Dr. David Lewis
Former EPA Deputy Administrator Robert Perciasepe alternated back and forth between directing EPA and the National Audubon Society. As chief birdwatcher, he promoted sewage treatment plants as bird sanctuaries. But, at EPA, he covered up adverse effects land application of sewage sludges, aka biosolids, are having on the environment. He even reneged on an agreement that would have funded EPA researchers in Athens to investigate the impact DDT metabolites and other pollutants in sewage sludges are likely having on birds.
EPA’s Office of Research & Development refused to approve EPA’s sludge regulation without a proper foundation in science. Perciasepe circumvented ORD by funding the University of Georgia and other universities to support it in violation of the Federal Grants and Cooperative Agreement Act, which prohibits federal grants from directly benefitting the government. He also created a biosolids response team, which used fabricated data to discredit evidence of adverse health effects.
Perciasepe paved the way for other top EPA officials to protect the sewage sludge business. Inspector General John Martin dismantled ORD’s network of independent field labs that refused to approve EPA’s sludge regulation. Thomas Burke, who currently heads ORD, removed evidence showing EPA-approved biosolids are having adverse health effects from a National Academy of Sciences report. And Deputy Asst. Administrator Henry Longest stopped EPA scientists from documenting adverse effects.
Sewage treatment plants selectively concentrate the kinds of highly persistent chemical pollutants that are biomagnified up the food chain. Rachel Carson wrote about them in her book, “Silent Spring.” Thanks to Perciasepe and other top EPA leaders, every municipality in the United States now spreads tons of treated sewage sludges on every conveniently available acre of land it can find. Pollutant-laden soil particles are picked up by wind and rain, and redeposited far and wide.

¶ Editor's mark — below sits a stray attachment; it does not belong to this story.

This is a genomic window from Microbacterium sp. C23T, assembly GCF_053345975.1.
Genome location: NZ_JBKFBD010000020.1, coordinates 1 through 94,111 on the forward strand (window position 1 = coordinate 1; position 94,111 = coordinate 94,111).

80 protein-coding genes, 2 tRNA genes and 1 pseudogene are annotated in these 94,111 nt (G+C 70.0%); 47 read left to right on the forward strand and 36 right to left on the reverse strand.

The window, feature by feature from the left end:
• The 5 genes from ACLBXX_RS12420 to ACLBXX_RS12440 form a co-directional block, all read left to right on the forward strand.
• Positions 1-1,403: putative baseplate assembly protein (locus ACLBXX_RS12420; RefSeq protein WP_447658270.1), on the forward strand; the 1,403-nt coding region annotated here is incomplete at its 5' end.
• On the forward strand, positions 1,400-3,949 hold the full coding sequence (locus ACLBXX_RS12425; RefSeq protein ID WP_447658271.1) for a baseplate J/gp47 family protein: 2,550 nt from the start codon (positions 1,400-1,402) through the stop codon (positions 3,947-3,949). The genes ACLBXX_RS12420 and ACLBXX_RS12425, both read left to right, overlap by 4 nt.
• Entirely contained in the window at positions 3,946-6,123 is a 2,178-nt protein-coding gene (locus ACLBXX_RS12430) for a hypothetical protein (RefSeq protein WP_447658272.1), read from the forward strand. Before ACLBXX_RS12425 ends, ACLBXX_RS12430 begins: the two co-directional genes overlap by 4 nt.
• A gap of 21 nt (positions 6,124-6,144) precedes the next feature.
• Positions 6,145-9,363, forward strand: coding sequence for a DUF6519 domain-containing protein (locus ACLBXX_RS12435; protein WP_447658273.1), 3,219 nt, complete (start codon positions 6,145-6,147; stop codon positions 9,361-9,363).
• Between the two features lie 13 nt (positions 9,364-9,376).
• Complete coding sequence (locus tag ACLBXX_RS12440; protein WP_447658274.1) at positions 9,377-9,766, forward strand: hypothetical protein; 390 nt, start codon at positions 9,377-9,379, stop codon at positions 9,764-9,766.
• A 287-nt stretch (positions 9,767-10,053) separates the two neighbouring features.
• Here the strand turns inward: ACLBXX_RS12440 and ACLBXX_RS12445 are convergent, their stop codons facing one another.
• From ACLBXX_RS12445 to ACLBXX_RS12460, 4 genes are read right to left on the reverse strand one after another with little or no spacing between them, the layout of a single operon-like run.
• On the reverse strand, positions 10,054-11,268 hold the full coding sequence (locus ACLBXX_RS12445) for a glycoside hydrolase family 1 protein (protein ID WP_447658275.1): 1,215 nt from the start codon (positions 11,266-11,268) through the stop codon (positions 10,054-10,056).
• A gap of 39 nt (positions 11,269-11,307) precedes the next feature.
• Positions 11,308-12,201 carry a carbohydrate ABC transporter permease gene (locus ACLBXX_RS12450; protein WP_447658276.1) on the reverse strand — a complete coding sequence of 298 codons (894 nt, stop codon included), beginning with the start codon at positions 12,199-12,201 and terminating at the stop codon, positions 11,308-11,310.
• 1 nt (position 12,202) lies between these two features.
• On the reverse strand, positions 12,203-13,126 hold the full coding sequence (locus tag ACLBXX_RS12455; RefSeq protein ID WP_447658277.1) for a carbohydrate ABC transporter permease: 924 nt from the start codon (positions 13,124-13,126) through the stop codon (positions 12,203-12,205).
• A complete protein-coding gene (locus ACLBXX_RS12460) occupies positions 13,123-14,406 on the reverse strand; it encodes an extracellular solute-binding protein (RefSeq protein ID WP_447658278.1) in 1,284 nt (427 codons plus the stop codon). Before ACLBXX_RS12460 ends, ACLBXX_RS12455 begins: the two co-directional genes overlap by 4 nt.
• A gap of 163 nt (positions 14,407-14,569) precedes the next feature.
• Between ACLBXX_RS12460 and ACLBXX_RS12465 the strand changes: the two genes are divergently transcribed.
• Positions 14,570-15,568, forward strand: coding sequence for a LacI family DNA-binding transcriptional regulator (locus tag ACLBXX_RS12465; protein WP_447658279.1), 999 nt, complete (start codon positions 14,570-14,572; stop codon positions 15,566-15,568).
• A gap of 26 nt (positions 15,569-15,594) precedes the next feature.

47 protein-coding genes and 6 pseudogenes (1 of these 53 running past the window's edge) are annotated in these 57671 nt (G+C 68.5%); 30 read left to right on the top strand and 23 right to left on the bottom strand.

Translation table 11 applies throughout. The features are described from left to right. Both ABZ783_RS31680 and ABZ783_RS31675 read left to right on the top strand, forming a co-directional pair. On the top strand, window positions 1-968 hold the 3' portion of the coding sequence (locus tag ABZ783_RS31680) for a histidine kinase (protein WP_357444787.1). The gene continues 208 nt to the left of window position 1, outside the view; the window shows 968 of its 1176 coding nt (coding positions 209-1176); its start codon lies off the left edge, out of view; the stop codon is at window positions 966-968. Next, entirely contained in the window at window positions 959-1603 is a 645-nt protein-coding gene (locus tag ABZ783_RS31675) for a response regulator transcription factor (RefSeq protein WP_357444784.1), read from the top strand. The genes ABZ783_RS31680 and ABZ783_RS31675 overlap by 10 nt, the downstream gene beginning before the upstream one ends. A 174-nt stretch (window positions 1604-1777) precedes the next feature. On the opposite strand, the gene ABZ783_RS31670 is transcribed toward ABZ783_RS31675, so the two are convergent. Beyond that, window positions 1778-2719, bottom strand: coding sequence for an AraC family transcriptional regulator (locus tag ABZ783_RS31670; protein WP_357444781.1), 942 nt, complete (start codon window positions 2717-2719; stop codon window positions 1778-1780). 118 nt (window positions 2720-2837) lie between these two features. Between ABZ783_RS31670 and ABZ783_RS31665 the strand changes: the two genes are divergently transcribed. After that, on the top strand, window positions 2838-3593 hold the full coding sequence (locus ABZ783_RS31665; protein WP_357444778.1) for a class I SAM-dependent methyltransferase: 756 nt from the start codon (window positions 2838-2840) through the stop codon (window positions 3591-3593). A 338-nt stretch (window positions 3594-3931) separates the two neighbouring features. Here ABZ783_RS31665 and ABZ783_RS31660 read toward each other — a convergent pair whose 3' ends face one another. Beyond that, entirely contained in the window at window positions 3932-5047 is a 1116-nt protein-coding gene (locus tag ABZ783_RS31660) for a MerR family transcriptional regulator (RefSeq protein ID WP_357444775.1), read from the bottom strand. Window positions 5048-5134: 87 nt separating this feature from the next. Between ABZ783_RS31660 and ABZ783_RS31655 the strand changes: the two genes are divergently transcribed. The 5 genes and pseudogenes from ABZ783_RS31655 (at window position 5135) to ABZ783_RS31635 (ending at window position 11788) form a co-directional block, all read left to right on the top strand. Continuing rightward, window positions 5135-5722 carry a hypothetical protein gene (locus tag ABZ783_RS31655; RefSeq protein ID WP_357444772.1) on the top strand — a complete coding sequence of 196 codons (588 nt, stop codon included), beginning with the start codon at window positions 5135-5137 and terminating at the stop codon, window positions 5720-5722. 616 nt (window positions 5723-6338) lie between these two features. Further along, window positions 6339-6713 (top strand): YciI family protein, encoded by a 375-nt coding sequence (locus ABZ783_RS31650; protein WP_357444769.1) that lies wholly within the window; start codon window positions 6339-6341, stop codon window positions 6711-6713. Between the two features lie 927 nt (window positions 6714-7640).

The toll biosolids will eventually take on the environment could rival the effects of climate change. Plant and animal populations have rebounded after warming periods and Ice Ages. But few, if any, living organisms are equipped to deal with us combining the whole universe of pollutants that damage plants and animals at trace levels in water, and spreading them on land at millions of times higher concentrations.
David Lewis, Ph.D.
Former U.S. EPA Research Microbiologist
David Lewis is an internationally recognized research microbiologist whose work on public health and environmental issues, as a senior-level Research Microbiologist in EPA’s Office of Research & Development and member of the Graduate Faculty of the University of Georgia, has been reported in numerous news articles and documentaries from TIME magazine and Reader’s Digest to National Geographic.